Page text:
There are locations with boxes where unwanted infants can be dropped off discreetly. So-young (Lee Ji-Eun) puts her infant son Woo-sung at one of these “baby boxes” without realizing that there are eyes observing her. Su-jin (Doona Bae) and Lee (Lee Joo-young) are on the hunt for illicit baby brokers operating out of a church, but they must catch them in the act.
Dong-soo (Gang Dong-won), who works part-time at the church, and Sang-Hyeon (Song Kang-ho), who has a laundry company, are introduced by the broker.
They are both cash-strapped, so they exploit this chance to place unwanted children with loving families in exchange for money. However, they are now being pursued by two detectives who intend to put them behind bars and put an end to their baby-brokering racket for good.
Initially, Kore-eda generates tension from all directions. So-young leaves a message with her infant, stating that she will return for him, but Dong-soo and Sang-Hyeon explain that many parents leave similar notes and never return.
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They both pass judgment on So-young without understanding her or her difficulties, which is exacerbated by the investigators’ preconceived notions of the brokers and mother.
Broker presents a superiority chain in which each person believes they are more knowledgeable than those they regard to be inferior. Kore-eda constantly manipulates assumptions established from uneducated, voyeuristic viewpoints to create an interesting moral chain.
So-young surprises Dong-soo and Sang-Hyeon when, in exchange for money, she joins forces with them to locate suitable parents for Woo-sung. The initial act of Broker is straightforward, but it soon becomes unorthodox.
Throughout their voyage, the gang unites through their own childhood memories and their ambitions for the future, revealing some of their darkest past secrets. However, it is not long until their darkest demons seek vengeance against them, leaving them with only each other for support.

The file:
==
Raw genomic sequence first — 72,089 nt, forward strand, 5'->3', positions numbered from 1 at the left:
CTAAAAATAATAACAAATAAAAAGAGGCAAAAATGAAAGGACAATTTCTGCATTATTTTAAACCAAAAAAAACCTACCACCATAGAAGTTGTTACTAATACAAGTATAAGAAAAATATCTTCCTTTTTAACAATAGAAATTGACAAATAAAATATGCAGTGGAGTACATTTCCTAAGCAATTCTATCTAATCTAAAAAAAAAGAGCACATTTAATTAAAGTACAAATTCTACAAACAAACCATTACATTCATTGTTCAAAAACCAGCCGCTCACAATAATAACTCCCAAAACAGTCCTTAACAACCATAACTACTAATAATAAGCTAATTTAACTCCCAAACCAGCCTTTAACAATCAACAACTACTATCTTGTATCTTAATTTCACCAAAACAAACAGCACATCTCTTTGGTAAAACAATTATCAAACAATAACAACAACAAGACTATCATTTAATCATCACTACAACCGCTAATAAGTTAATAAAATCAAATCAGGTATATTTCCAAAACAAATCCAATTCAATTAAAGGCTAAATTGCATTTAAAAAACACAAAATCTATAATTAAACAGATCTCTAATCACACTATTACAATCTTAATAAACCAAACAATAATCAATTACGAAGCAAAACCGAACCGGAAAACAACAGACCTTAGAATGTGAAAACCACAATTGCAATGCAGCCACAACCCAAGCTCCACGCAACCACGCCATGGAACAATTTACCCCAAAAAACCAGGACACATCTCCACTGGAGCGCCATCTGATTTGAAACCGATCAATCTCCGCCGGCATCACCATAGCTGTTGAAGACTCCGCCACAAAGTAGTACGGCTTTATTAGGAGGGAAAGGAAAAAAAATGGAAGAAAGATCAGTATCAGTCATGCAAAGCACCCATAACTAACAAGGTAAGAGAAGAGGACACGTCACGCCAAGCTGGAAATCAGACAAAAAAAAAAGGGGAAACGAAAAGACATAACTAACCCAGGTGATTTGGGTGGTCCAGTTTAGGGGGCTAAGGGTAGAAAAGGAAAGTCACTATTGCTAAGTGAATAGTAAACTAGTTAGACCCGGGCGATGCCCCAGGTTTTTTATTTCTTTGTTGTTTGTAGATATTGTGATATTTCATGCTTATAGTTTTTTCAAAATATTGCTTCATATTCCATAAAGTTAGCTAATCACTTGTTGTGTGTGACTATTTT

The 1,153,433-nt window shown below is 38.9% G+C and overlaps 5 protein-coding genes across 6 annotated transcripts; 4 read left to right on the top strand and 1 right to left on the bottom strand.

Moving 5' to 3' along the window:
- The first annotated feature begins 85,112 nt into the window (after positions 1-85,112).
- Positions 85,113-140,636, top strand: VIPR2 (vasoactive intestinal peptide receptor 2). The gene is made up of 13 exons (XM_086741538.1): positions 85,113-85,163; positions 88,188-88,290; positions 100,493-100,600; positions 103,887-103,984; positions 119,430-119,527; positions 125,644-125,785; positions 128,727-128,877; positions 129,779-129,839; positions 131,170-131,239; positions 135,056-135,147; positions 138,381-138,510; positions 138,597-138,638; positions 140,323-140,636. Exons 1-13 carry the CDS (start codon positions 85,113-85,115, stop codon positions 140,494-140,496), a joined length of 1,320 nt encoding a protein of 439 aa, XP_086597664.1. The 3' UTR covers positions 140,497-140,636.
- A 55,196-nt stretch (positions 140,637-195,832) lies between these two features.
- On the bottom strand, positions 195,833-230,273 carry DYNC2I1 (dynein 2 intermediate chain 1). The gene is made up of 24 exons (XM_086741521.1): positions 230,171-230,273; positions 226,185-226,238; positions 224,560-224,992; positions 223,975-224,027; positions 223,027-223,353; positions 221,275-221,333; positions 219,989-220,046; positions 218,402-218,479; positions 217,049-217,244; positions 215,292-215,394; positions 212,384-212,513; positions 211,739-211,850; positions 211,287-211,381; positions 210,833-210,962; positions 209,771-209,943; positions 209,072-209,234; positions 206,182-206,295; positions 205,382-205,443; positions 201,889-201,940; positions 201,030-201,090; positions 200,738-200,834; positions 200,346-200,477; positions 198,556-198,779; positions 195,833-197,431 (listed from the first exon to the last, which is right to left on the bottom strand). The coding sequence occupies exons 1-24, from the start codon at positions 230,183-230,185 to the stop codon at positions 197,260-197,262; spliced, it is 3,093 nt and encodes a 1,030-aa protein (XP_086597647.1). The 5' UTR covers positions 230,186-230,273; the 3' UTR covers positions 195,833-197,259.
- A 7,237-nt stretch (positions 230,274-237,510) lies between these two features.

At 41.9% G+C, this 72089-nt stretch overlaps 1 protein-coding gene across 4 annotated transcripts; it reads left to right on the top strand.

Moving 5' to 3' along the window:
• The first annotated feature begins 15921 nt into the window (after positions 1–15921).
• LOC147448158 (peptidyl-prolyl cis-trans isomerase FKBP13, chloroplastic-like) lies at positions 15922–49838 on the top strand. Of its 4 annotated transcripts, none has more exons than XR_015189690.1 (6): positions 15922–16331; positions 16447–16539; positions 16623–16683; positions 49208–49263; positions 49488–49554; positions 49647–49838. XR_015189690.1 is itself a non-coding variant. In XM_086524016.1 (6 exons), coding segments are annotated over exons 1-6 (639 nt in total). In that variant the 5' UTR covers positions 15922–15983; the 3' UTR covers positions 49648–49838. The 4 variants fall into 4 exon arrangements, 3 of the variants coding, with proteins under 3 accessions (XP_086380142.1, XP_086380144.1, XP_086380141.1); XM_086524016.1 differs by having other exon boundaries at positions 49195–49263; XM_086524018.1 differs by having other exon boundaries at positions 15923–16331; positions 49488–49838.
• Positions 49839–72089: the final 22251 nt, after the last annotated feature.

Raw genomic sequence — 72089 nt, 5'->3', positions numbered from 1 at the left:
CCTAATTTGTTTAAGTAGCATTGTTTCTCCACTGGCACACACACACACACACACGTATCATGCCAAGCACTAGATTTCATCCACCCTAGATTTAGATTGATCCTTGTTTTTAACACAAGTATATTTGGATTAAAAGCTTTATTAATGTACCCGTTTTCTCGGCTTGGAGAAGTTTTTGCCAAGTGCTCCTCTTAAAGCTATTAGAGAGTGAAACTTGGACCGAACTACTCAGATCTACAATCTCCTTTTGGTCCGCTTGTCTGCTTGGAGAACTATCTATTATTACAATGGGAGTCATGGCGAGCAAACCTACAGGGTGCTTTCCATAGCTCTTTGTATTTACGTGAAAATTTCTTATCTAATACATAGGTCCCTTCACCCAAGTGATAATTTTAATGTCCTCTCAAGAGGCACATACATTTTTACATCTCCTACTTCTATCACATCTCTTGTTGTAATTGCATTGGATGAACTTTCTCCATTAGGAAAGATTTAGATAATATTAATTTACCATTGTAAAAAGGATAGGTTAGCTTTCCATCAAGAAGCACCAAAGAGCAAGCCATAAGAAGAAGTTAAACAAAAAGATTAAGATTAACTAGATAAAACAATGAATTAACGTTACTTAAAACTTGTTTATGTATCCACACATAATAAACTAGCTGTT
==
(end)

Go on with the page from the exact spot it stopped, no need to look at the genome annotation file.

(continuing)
Broker has an intricate plot, but Kore-eda never allows it to consume his characters. Instead, he emphasizes their journey and gives each character agency inside the narrative.
Each of these characters is merely attempting to navigate life, but they gradually discover what forgiveness is and how to provide it to others, as well as to themselves.
Broker bears a few conceptual similarities with Shoplifters, but it is unquestionably its own film. Kore-eda once again illustrates why he is a crucial voice in the world cinema conversation of this time, as he demonstrates an uncanny ability to create characters that feel incredibly genuine to the touch.
Throughout the two-hour length, though, he becomes a bit too narratively ambitious with the investigators, resulting in a swelling effect near the close of the second act.
Kore-eda is equally talented behind the camera, delivering stunning visuals to the screen. Cinematographer Hong Kyung-pyo imbues the film with grace, especially at the film’s most genuine moments, which are beautiful rainy views.
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The performances are consistent from one actor to the next, but Ji-eun Lee’s So-young stands out for his honesty which is both profound and nuanced.
The basis of Kore-screenplay eda’s is a soul-searching drama with something to say about family and judgment, but he deftly balances it with constantly effective, heartwarming comedy. Broker is a remarkable character study with an inexhaustible amount of sentimentality.